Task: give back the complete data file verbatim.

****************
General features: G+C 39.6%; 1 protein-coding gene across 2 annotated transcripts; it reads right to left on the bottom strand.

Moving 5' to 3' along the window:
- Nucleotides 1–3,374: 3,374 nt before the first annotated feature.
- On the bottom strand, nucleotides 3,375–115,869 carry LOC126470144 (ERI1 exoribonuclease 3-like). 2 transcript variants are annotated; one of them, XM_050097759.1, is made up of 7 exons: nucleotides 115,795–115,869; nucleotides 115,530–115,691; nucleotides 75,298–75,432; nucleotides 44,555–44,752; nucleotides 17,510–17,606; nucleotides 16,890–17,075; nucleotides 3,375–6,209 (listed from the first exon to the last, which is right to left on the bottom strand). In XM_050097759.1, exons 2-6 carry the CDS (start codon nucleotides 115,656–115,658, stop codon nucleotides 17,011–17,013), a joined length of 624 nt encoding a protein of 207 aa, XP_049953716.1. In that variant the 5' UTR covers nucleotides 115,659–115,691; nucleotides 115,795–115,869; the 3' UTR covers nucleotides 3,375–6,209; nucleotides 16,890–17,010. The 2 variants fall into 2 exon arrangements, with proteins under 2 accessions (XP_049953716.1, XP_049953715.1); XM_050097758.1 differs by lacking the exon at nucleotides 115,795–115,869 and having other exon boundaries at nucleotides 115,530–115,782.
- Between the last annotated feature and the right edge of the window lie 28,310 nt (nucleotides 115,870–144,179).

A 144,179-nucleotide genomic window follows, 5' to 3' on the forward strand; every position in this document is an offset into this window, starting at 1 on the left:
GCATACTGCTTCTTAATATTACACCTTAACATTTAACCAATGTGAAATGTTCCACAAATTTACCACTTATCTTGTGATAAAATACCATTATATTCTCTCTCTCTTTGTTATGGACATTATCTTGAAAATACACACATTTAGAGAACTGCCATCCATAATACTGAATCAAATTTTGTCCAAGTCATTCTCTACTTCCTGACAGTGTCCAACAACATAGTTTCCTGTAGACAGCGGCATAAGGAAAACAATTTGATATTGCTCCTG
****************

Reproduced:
General features: G+C 39.6%; 1 protein-coding gene across 2 annotated transcripts; it reads right to left on the bottom strand.

Moving 5' to 3' along the window:
- Nucleotides 1–3,374: 3,374 nt before the first annotated feature.
- On the bottom strand, nucleotides 3,375–115,869 carry LOC126470144 (ERI1 exoribonuclease 3-like). 2 transcript variants are annotated; one of them, XM_050097759.1, is made up of 7 exons: nucleotides 115,795–115,869; nucleotides 115,530–115,691; nucleotides 75,298–75,432; nucleotides 44,555–44,752; nucleotides 17,510–17,606; nucleotides 16,890–17,075; nucleotides 3,375–6,209 (listed from the first exon to the last, which is right to left on the bottom strand). In XM_050097759.1, exons 2-6 carry the CDS (start codon nucleotides 115,656–115,658, stop codon nucleotides 17,011–17,013), a joined length of 624 nt encoding a protein of 207 aa, XP_049953716.1. In that variant the 5' UTR covers nucleotides 115,659–115,691; nucleotides 115,795–115,869; the 3' UTR covers nucleotides 3,375–6,209; nucleotides 16,890–17,010. The 2 variants fall into 2 exon arrangements, with proteins under 2 accessions (XP_049953716.1, XP_049953715.1); XM_050097758.1 differs by lacking the exon at nucleotides 115,795–115,869 and having other exon boundaries at nucleotides 115,530–115,782.
- Between the last annotated feature and the right edge of the window lie 28,310 nt (nucleotides 115,870–144,179).

A 144,179-nucleotide genomic window follows, 5' to 3' on the forward strand; every position in this document is an offset into this window, starting at 1 on the left:
GCATACTGCTTCTTAATATTACACCTTAACATTTAACCAATGTGAAATGTTCCACAAATTTACCACTTATCTTGTGATAAAATACCATTATATTCTCTCTCTCTTTGTTATGGACATTATCTTGAAAATACACACATTTAGAGAACTGCCATCCATAATACTGAATCAAATTTTGTCCAAGTCATTCTCTACTTCCTGACAGTGTCCAACAACATAGTTTCCTGTAGACAGCGGCATAAGGAAAACAATTTGATATTGCTCCTG